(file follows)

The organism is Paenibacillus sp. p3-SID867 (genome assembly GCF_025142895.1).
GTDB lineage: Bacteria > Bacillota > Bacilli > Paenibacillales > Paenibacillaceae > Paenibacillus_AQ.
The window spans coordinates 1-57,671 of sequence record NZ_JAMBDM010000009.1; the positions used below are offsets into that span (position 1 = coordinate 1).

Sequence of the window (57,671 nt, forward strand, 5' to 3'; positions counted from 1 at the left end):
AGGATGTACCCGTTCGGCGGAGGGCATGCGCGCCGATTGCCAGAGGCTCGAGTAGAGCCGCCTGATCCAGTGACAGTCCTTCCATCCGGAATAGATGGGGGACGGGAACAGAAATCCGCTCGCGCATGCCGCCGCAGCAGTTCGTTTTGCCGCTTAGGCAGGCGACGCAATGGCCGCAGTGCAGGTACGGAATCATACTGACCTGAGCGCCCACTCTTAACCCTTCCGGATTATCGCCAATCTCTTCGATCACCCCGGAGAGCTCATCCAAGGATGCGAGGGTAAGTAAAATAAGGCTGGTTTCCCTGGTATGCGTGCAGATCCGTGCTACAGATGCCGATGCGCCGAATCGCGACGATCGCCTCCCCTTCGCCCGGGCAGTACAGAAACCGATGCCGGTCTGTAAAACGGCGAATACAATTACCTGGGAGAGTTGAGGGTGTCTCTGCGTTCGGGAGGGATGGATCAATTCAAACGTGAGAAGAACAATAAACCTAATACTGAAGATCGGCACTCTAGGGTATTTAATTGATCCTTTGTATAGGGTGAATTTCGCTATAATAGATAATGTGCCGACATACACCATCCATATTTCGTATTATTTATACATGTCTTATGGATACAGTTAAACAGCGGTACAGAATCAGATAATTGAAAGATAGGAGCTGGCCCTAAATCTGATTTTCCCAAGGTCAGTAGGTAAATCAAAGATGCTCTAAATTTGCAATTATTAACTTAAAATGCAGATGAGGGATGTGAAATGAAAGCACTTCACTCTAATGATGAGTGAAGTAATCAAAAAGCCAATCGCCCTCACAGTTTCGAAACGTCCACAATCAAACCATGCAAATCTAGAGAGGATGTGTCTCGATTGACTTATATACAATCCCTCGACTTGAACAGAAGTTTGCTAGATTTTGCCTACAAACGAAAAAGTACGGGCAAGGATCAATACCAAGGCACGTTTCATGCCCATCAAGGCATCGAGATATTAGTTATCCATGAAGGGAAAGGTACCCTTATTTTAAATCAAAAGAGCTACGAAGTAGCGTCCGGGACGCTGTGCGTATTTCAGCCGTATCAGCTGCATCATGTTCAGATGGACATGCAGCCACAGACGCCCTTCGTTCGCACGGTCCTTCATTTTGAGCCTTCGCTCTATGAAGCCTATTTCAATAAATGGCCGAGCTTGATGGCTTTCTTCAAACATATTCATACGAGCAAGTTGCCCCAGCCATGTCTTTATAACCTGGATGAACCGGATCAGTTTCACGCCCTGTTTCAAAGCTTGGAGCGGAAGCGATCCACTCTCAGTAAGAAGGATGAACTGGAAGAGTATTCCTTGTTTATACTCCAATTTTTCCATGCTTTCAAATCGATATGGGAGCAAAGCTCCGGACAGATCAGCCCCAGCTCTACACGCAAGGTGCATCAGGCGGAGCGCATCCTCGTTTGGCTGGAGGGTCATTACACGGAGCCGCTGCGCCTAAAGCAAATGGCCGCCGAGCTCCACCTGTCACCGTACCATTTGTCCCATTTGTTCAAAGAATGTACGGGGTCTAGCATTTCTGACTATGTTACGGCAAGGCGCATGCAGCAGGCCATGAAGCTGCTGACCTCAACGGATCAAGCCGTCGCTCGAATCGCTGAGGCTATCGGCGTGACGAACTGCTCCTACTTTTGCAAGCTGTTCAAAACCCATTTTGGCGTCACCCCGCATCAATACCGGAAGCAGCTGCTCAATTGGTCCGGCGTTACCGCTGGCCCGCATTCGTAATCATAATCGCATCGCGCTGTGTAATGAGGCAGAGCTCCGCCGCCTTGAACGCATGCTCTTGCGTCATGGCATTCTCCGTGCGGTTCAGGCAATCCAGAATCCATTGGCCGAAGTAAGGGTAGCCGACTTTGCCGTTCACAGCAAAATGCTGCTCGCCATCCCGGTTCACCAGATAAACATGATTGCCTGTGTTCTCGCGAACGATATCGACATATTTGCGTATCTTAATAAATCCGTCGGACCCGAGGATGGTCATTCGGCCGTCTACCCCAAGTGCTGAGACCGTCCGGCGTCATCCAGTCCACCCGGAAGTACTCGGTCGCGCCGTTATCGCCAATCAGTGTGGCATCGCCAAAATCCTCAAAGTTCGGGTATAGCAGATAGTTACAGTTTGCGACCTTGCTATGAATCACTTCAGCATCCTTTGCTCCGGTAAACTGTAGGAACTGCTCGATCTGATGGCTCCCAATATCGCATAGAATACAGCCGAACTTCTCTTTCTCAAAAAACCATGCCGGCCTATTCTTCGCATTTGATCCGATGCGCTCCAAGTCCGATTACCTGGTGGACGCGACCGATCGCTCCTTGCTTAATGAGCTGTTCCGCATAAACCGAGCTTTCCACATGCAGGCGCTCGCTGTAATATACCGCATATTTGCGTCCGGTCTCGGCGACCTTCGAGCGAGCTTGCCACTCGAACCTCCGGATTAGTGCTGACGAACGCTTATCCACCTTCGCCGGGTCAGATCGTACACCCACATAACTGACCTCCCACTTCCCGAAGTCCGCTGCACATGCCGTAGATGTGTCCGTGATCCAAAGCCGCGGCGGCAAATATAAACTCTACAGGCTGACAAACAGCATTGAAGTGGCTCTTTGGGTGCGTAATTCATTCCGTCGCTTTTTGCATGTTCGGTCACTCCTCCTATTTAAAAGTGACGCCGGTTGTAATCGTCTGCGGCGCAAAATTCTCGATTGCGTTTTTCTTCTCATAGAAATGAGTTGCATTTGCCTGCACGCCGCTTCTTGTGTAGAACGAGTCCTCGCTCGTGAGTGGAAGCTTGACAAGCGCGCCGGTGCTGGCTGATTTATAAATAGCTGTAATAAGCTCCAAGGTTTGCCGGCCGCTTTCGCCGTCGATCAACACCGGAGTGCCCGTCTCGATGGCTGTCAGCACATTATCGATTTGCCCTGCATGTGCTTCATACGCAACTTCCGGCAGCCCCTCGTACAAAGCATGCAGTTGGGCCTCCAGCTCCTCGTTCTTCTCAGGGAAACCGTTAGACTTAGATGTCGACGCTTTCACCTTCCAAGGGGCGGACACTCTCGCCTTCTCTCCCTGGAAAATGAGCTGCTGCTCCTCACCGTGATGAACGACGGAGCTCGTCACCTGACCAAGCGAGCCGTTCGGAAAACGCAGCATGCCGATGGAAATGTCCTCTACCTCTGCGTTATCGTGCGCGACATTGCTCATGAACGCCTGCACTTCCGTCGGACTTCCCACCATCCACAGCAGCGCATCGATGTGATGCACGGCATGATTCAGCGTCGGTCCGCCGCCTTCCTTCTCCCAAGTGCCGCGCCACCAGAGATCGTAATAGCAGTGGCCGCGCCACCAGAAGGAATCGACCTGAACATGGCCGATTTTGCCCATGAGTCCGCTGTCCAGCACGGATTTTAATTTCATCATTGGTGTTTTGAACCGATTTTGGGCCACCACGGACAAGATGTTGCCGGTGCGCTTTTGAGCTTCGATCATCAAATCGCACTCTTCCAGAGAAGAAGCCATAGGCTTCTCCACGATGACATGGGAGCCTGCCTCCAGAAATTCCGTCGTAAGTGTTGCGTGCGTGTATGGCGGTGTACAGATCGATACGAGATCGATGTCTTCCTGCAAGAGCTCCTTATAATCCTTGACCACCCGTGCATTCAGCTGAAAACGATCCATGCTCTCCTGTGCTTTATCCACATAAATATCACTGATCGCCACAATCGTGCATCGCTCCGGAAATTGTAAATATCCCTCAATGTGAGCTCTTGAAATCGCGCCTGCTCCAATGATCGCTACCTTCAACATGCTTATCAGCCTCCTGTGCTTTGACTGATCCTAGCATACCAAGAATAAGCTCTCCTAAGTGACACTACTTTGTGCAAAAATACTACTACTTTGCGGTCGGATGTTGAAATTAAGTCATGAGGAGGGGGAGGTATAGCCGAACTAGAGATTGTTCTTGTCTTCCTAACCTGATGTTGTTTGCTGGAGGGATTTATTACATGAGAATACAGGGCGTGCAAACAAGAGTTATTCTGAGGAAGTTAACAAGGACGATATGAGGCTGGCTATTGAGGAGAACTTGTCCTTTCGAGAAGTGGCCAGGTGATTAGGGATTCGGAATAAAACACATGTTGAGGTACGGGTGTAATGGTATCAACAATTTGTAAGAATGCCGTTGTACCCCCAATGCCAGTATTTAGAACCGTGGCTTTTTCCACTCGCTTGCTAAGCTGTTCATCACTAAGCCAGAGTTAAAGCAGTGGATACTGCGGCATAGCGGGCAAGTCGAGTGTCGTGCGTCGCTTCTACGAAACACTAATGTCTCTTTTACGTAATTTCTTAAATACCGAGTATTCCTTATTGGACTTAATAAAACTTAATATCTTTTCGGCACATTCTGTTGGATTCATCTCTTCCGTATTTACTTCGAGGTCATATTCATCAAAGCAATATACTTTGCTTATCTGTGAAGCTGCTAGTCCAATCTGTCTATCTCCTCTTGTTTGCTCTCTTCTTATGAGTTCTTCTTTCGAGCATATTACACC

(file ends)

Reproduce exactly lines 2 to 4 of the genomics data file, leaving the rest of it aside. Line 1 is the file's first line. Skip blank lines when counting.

GTDB lineage: Bacteria > Bacillota > Bacilli > Paenibacillales > Paenibacillaceae > Paenibacillus_AQ.
The window spans coordinates 1-57,671 of sequence record NZ_JAMBDM010000009.1; the positions used below are offsets into that span (position 1 = coordinate 1).

Sequence of the window (57,671 nt, forward strand, 5' to 3'; positions counted from 1 at the left end):